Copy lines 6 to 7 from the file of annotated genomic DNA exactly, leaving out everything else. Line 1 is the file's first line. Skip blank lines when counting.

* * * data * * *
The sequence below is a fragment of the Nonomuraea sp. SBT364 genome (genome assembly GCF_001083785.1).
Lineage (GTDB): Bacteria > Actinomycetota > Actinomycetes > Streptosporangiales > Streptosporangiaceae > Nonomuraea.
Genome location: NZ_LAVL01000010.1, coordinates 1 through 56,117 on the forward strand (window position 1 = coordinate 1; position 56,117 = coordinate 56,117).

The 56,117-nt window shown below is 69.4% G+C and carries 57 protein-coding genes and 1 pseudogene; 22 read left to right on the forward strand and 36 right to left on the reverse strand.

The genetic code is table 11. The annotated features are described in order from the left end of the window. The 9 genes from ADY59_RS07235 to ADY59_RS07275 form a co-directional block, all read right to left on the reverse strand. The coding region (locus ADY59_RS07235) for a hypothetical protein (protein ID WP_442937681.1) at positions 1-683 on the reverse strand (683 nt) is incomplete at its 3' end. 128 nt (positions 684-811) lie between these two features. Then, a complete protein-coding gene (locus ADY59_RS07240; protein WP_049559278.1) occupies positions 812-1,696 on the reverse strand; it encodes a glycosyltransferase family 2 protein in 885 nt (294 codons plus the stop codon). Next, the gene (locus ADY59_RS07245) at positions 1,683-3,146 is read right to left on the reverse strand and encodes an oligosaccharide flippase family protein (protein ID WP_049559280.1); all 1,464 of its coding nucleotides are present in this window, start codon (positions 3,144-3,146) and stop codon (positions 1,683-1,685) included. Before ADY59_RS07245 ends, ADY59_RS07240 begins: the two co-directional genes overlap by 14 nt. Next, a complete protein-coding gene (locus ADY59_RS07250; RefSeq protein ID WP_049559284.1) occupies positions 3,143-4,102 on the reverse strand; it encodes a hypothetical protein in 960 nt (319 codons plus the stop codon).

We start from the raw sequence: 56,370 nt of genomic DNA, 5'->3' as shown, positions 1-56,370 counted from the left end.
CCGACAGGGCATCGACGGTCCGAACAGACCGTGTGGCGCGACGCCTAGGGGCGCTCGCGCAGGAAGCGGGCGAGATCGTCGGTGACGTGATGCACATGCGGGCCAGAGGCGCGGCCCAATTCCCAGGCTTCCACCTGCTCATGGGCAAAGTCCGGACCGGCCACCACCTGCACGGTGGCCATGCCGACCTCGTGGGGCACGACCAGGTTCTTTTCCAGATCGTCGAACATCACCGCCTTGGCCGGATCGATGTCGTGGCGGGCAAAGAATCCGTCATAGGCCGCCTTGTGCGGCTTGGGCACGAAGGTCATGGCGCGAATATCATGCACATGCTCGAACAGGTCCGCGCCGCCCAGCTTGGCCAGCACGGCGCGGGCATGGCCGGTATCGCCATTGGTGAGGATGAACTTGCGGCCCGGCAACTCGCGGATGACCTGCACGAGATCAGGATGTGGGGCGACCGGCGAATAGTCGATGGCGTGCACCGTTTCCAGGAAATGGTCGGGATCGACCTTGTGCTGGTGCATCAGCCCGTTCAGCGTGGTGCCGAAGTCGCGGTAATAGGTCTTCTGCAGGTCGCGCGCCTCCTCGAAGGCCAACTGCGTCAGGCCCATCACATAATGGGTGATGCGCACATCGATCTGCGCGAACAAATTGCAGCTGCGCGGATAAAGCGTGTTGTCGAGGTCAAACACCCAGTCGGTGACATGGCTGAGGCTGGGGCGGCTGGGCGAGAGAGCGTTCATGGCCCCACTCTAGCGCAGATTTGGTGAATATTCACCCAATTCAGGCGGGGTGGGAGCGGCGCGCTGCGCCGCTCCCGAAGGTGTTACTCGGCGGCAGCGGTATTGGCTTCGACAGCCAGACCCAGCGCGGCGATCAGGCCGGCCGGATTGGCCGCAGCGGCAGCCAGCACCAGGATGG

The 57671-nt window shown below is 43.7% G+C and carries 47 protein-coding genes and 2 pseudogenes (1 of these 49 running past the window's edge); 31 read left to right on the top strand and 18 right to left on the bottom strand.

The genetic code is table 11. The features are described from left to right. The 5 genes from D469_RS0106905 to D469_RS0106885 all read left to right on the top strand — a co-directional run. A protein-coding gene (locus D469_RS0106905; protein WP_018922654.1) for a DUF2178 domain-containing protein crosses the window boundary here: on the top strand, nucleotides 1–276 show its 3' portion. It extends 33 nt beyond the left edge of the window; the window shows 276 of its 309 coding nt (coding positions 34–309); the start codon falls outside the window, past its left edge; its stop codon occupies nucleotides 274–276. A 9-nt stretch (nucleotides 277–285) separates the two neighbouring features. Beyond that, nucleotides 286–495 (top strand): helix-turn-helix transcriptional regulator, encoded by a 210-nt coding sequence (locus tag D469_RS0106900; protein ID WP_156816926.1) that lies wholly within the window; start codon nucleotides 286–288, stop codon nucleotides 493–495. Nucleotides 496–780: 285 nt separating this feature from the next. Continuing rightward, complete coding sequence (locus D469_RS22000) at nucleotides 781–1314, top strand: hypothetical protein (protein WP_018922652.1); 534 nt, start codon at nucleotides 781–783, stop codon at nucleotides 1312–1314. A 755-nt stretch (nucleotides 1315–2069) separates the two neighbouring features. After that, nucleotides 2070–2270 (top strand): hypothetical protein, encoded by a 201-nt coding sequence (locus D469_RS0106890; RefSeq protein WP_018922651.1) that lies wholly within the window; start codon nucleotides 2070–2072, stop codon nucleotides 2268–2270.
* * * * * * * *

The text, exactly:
We start from the raw sequence: 56,370 nt of genomic DNA, 5'->3' as shown, positions 1-56,370 counted from the left end.
CCGACAGGGCATCGACGGTCCGAACAGACCGTGTGGCGCGACGCCTAGGGGCGCTCGCGCAGGAAGCGGGCGAGATCGTCGGTGACGTGATGCACATGCGGGCCAGAGGCGCGGCCCAATTCCCAGGCTTCCACCTGCTCATGGGCAAAGTCCGGACCGGCCACCACCTGCACGGTGGCCATGCCGACCTCGTGGGGCACGACCAGGTTCTTTTCCAGATCGTCGAACATCACCGCCTTGGCCGGATCGATGTCGTGGCGGGCAAAGAATCCGTCATAGGCCGCCTTGTGCGGCTTGGGCACGAAGGTCATGGCGCGAATATCATGCACATGCTCGAACAGGTCCGCGCCGCCCAGCTTGGCCAGCACGGCGCGGGCATGGCCGGTATCGCCATTGGTGAGGATGAACTTGCGGCCCGGCAACTCGCGGATGACCTGCACGAGATCAGGATGTGGGGCGACCGGCGAATAGTCGATGGCGTGCACCGTTTCCAGGAAATGGTCGGGATCGACCTTGTGCTGGTGCATCAGCCCGTTCAGCGTGGTGCCGAAGTCGCGGTAATAGGTCTTCTGCAGGTCGCGCGCCTCCTCGAAGGCCAACTGCGTCAGGCCCATCACATAATGGGTGATGCGCACATCGATCTGCGCGAACAAATTGCAGCTGCGCGGATAAAGCGTGTTGTCGAGGTCAAACACCCAGTCGGTGACATGGCTGAGGCTGGGGCGGCTGGGCGAGAGAGCGTTCATGGCCCCACTCTAGCGCAGATTTGGTGAATATTCACCCAATTCAGGCGGGGTGGGAGCGGCGCGCTGCGCCGCTCCCGAAGGTGTTACTCGGCGGCAGCGGTATTGGCTTCGACAGCCAGACCCAGCGCGGCGATCAGGCCGGCCGGATTGGCCGCAGCGGCAGCCAGCACCAGGATGG